John: This answer realistically depends on how well the Jaguars are running the ball – and by extension, how well they are doing in terms of victories and losses. If the Jaguars are running well and controlling tempo and down-and-distance scenarios, then I imagine that means Ivory is getting a lot of touches throughout the game. If they are behind the chains and behind the opponent a lot, then that probably means more looks for Yeldon.
Ed from Ponte Vedra, FL:
You probably know me by now from the dumb questions. I hear often about these draft prospects from good football colleges expressing how they have to work on techniques, as simple as not planting their feet, etc. My question is: Why don't these college programs groom a future quarterback better? Don't they have, like, 20 coaches evaluating simple throwing/posture techniques?
John: You probably know me by now from the dumb answers, but first … no, college programs don't have, like, 20 coaches evaluating simple throwing/posture techniques. College staffs have nine coaches with offensive coordinators often also serving as the quarterbacks coach. Also, college practice schedules are limited to 20 hours a week, which includes practice, meetings and conditioning and usually is not dedicated to hard-core work on throwing fundamentals. The mission of college programs, remember, is not to develop players – quarterback, or any other position – for the NFL. College coaches don't get hired and fired based on how many NFL players – quarterbacks, or any other position – they produce. They're hired and fired based on how many games their teams win and lose. That might mean producing NFL prototype quarterbacks, but not necessarily.
James from Duval:
Since we both agree that defense will be the Jags' most likely first pick, who do you think it might be?
John: I suppose I agree with that. Some days I do and other days I don't. On the days that I do, I'm torn between Jonathan Allen and Solomon Thomas.
Travis from Saint Louis, MO:
Almost anywhere outside of this website, I hear grumblings about possibly getting Tony Romo. I think it would be great to get someone like him, but at the same time what would his motivation be to come here? Do these other reporters and NFL pundits know something we don't? Or is this the case of wishful thinking on the part of fans leaking into the news.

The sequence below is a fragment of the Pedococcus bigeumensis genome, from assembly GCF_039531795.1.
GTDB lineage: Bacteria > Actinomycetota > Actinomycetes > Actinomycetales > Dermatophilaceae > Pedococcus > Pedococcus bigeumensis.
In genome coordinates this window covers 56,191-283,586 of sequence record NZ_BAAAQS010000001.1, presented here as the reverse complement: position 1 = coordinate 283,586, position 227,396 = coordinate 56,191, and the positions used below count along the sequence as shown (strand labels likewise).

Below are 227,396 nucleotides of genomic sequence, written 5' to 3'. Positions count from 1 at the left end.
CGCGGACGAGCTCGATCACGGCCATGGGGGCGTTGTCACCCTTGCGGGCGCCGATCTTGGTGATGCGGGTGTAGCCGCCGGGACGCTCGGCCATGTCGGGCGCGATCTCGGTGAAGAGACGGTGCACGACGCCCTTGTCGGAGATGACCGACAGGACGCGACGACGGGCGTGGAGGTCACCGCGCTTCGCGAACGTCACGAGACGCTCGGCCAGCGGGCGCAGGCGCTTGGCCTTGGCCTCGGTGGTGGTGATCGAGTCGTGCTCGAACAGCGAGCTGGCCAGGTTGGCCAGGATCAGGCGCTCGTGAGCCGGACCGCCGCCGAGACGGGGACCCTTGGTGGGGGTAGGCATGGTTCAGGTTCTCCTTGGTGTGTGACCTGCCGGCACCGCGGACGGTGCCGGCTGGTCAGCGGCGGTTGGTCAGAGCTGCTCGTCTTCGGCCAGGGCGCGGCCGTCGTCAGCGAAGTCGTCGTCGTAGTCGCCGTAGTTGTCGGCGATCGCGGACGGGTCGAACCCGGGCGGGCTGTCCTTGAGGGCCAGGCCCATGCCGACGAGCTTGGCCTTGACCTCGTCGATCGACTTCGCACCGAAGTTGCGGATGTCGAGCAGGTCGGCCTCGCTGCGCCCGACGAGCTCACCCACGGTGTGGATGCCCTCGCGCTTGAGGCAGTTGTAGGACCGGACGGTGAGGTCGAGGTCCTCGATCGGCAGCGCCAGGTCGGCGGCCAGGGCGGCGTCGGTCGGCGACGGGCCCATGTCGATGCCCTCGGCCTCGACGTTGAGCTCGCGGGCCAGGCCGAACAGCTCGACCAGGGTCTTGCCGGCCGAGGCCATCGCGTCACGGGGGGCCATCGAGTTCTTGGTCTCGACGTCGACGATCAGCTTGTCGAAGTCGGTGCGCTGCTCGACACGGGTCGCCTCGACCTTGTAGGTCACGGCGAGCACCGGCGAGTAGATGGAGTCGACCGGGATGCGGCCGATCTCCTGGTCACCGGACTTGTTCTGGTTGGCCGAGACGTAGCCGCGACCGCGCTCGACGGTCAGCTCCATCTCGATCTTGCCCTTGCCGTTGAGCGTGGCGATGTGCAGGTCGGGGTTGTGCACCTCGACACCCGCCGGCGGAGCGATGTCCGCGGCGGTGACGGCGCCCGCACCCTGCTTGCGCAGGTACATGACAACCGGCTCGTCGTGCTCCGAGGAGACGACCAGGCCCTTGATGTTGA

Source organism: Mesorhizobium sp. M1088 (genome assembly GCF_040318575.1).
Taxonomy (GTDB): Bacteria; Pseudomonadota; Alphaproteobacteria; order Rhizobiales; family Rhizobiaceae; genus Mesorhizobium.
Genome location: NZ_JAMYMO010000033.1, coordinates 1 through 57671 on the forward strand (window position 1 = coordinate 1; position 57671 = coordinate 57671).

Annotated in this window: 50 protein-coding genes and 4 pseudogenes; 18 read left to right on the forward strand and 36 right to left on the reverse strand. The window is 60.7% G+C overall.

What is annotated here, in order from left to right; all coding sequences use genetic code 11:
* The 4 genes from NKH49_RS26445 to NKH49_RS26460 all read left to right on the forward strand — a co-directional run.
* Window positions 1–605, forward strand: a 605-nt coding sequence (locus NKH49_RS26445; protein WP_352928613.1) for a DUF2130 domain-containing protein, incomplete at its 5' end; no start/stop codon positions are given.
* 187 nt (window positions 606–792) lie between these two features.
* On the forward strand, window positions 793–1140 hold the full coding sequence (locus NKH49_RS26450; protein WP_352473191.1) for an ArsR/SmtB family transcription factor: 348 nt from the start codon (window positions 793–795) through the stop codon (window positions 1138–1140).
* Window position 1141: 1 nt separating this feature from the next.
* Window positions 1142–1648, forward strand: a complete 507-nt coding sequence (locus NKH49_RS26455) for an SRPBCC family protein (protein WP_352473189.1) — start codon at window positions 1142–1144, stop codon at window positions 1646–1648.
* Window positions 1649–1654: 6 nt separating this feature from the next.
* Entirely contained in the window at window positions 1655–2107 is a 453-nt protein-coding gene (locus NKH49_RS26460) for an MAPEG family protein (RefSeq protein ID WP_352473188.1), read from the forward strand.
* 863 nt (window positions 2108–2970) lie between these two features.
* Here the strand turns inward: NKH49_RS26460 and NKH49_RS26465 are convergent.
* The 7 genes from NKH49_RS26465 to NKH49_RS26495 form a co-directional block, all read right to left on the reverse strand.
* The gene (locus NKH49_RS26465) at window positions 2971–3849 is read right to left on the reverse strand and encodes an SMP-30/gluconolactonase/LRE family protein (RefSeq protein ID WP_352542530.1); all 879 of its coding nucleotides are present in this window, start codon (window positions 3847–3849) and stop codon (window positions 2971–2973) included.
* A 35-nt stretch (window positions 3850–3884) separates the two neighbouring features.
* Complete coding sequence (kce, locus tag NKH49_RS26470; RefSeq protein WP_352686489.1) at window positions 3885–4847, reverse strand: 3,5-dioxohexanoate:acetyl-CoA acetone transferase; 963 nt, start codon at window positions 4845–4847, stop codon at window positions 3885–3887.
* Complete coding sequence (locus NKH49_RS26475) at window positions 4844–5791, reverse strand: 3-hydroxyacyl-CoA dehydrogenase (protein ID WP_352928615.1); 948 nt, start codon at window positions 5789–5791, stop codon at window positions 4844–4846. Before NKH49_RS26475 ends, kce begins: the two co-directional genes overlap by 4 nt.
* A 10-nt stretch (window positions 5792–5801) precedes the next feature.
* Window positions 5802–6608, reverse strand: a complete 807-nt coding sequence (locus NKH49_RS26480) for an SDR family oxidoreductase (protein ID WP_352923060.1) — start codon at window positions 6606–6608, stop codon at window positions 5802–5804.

John: I've heard grumblings, too – and while I thought at first I had skipped breakfast, I soon realized it indeed was fans and media speculating about the possibility of the Jaguars acquiring Romo. I've discussed it on several occasions in this forum, but I'll recap: I wouldn't mind the move because I like Romo and I do believe the Jaguars would be a better team if he played 16 games for them next season. Would health permit him to play all 16 games? Who knows? I don't have a vibe that the Jaguars are trying to go in this direction, and my vibe for now is that the Jaguars are being mentioned as a "dark-horse" team for Romo because dark-horse teams are cool and media types/fans love to talk about them in March.
Mr. O, are the Jags set at linebacker with Myles Jack, Telvin Smith and Paul Posluszny? It seems like the Jags have done very little to address the position. The best that EVP Coughlin would say about Poz was his work and locker room presents all stuff that don't happen on the field, who are the backups?
John: Unless I'm reading it wrong, there's an undertone to your question that there was something about Paul Posluszny's play last season that was unsatisfactory. That's an odd undertone regarding the person who may have been among the team's top three players last season. I certainly didn't get the idea when Coughlin addressed Posluszny recently that he remotely was saying he was a liability – and in fact he praised him as exactly the sort of player the Jaguars need. Either way … yeah, I think Posluszny, Jack and Smith will start in some capacity at linebacker for the Jaguars next season. As for depth, I could see a couple of draft selections along with recently-signed Audie Cole. If you're going to be a backup linebacker on this team and most others next season, you better be able to contribute pretty heavily on special teams.
Jim from Detroit, MI:
Nice to see defense strengthened but what happened to all the left tackles available? Everyone else is signing offensive linemen, but where are we???? We may be able to stop almost anyone, but Blake needs PROTECTION.